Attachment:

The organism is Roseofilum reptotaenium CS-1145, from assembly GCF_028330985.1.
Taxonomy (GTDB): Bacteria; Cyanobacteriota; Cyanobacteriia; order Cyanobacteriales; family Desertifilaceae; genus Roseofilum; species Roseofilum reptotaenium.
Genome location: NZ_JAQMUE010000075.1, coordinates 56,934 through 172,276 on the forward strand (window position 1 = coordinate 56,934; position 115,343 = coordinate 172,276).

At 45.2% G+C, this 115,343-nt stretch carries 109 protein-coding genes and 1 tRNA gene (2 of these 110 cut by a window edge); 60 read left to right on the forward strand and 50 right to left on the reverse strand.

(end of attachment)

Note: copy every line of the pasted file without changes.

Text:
The organism is Roseofilum reptotaenium CS-1145, from assembly GCF_028330985.1.
Taxonomy (GTDB): Bacteria; Cyanobacteriota; Cyanobacteriia; order Cyanobacteriales; family Desertifilaceae; genus Roseofilum; species Roseofilum reptotaenium.
Genome location: NZ_JAQMUE010000075.1, coordinates 56,934 through 172,276 on the forward strand (window position 1 = coordinate 56,934; position 115,343 = coordinate 172,276).

At 45.2% G+C, this 115,343-nt stretch carries 109 protein-coding genes and 1 tRNA gene (2 of these 110 cut by a window edge); 60 read left to right on the forward strand and 50 right to left on the reverse strand.